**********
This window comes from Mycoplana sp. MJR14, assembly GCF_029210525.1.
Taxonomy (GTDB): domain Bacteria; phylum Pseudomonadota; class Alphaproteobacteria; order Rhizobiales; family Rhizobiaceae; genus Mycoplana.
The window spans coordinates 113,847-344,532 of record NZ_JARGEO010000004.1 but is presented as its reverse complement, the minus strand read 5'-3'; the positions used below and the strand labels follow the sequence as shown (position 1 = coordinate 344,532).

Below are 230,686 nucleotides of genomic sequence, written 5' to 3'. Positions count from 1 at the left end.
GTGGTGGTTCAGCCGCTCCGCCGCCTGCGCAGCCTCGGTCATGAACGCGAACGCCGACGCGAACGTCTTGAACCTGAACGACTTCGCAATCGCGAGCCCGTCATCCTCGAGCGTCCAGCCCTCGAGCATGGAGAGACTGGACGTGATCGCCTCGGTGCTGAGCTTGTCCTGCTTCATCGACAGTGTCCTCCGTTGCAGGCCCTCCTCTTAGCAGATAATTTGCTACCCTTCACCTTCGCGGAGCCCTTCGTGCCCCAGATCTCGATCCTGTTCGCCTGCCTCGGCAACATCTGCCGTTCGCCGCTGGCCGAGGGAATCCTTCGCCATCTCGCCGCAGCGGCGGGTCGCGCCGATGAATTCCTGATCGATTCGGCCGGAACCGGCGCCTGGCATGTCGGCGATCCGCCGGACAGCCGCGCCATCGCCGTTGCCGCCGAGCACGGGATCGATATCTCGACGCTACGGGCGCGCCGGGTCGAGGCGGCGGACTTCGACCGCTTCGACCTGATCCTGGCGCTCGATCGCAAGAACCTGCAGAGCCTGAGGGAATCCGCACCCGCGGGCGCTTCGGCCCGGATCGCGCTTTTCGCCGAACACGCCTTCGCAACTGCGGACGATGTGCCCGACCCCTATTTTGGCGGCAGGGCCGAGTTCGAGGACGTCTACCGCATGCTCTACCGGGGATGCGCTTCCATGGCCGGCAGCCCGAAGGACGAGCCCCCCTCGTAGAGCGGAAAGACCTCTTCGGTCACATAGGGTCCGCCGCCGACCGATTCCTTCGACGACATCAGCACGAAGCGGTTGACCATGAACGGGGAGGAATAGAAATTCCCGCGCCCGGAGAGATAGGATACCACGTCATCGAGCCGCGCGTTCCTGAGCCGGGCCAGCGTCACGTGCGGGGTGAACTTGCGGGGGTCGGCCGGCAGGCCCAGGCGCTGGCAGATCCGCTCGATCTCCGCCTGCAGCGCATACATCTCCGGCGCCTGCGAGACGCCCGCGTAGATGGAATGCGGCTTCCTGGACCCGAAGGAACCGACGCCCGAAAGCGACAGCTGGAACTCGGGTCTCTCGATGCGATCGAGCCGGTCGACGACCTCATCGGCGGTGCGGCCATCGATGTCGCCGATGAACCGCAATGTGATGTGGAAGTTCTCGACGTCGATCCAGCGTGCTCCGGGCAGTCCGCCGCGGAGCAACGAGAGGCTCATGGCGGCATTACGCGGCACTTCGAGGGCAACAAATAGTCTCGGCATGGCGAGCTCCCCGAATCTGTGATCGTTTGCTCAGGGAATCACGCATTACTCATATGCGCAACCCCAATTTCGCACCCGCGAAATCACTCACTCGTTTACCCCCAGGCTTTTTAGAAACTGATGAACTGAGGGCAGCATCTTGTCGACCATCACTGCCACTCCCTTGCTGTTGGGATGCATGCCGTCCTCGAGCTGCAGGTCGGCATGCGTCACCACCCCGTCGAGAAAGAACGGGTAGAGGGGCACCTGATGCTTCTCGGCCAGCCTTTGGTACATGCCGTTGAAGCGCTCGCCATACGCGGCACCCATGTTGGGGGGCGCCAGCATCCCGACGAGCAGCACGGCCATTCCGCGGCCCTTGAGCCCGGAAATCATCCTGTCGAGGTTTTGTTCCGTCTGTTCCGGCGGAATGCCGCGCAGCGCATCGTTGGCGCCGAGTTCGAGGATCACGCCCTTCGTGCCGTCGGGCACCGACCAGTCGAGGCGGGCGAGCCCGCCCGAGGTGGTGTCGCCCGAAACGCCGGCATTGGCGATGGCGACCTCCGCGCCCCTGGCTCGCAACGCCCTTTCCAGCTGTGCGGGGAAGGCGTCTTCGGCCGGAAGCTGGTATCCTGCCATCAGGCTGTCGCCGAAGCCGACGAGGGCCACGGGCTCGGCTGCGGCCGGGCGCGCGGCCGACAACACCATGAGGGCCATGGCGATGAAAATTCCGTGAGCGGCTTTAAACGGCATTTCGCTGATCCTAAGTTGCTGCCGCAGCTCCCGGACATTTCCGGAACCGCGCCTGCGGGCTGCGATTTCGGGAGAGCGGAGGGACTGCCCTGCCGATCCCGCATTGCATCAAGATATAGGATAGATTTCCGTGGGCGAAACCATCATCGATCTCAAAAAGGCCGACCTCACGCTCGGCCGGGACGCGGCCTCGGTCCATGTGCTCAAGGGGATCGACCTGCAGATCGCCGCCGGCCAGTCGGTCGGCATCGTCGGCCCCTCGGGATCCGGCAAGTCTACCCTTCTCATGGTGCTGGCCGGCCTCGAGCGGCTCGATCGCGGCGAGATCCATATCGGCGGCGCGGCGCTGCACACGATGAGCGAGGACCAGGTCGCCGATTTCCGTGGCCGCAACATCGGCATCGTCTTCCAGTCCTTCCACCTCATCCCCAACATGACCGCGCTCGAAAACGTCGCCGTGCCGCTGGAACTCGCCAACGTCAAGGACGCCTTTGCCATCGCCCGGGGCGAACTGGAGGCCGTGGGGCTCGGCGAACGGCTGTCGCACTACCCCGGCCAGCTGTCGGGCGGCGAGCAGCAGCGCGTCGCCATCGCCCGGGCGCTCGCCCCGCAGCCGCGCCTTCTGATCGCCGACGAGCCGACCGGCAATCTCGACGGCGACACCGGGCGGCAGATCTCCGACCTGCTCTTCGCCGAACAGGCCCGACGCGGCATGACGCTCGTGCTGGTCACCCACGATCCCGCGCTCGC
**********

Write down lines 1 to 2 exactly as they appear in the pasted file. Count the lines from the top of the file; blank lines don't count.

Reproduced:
This window comes from Mycoplana sp. MJR14, assembly GCF_029210525.1.
Taxonomy (GTDB): domain Bacteria; phylum Pseudomonadota; class Alphaproteobacteria; order Rhizobiales; family Rhizobiaceae; genus Mycoplana.